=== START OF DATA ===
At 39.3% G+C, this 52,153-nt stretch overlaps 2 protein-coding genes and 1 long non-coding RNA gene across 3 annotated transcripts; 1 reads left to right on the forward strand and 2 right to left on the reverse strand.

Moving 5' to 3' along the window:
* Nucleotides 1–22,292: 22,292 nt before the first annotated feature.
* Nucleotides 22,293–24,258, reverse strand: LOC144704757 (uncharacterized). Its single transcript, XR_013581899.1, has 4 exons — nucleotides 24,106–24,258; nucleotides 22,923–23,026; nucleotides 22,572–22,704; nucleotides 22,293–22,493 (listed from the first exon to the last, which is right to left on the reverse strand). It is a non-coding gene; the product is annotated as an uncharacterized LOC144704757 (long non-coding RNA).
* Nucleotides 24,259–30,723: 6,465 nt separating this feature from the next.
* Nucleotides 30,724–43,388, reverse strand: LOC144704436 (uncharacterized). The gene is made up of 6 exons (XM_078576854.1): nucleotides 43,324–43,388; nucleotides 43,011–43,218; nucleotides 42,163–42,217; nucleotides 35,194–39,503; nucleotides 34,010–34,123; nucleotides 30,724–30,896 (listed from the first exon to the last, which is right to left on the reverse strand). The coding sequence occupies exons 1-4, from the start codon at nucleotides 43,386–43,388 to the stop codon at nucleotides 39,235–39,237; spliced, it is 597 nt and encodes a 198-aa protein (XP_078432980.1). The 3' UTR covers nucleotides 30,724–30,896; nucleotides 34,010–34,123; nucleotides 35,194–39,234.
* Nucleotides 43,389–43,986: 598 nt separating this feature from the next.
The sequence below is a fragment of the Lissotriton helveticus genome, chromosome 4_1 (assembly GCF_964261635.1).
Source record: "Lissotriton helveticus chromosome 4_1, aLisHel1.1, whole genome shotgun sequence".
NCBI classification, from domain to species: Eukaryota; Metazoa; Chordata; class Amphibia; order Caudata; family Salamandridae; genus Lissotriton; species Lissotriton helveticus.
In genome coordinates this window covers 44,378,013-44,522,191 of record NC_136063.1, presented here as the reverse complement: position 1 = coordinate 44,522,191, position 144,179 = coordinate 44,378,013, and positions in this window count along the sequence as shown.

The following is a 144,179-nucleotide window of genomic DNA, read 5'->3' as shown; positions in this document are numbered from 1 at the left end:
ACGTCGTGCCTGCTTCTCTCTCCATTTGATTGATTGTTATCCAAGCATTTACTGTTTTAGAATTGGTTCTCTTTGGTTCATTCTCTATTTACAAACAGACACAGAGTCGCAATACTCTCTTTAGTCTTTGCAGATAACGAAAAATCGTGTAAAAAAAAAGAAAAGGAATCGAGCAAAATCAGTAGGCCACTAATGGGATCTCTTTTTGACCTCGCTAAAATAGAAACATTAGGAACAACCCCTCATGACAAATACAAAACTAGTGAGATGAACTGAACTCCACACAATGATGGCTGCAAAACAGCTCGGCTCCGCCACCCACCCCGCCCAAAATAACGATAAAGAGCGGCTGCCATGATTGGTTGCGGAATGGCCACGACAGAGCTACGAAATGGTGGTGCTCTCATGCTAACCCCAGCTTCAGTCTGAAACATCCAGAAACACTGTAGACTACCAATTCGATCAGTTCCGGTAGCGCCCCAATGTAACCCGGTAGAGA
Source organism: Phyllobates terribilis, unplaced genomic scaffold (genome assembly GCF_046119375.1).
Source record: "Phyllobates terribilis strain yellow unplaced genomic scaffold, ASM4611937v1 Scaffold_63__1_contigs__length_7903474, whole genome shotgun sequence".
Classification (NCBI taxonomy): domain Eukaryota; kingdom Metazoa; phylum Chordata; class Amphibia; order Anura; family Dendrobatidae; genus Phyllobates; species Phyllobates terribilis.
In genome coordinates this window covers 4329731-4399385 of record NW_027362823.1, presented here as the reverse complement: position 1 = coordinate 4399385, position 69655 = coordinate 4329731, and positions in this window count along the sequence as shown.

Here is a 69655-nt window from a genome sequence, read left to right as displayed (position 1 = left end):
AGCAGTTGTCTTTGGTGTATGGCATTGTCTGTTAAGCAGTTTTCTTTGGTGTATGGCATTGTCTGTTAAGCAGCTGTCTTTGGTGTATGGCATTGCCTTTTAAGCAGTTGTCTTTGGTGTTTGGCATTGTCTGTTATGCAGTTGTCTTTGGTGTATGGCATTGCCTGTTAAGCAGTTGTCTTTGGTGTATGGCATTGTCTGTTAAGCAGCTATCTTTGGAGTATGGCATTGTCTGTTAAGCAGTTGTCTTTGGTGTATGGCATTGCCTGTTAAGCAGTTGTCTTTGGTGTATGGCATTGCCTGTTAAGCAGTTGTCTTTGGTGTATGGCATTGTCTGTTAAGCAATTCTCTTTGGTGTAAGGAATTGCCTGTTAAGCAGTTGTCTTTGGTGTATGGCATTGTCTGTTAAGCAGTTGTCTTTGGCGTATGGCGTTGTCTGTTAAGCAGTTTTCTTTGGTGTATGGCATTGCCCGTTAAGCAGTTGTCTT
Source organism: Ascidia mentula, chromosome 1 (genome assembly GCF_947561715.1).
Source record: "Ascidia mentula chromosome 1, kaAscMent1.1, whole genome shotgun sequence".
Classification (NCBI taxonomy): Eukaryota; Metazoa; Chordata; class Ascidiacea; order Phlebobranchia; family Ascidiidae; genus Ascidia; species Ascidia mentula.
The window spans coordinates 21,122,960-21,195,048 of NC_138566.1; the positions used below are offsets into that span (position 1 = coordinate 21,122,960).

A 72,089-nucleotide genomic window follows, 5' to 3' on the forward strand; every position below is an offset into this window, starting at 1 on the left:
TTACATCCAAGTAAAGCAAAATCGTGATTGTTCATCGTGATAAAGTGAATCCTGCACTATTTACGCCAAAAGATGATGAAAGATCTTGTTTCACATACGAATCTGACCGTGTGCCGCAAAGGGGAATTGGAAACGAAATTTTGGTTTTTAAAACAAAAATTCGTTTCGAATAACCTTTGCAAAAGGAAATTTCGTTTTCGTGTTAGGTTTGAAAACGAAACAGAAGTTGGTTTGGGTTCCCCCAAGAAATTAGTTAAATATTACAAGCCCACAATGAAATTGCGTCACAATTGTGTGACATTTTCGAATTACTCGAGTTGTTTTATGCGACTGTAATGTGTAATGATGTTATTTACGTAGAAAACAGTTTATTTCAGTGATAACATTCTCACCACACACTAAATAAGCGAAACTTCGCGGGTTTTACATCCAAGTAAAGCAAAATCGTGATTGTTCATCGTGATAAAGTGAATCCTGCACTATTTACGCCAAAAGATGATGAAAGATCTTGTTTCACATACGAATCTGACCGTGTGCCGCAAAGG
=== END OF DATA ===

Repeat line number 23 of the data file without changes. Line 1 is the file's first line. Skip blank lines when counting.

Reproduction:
The window spans coordinates 21,122,960-21,195,048 of NC_138566.1; the positions used below are offsets into that span (position 1 = coordinate 21,122,960).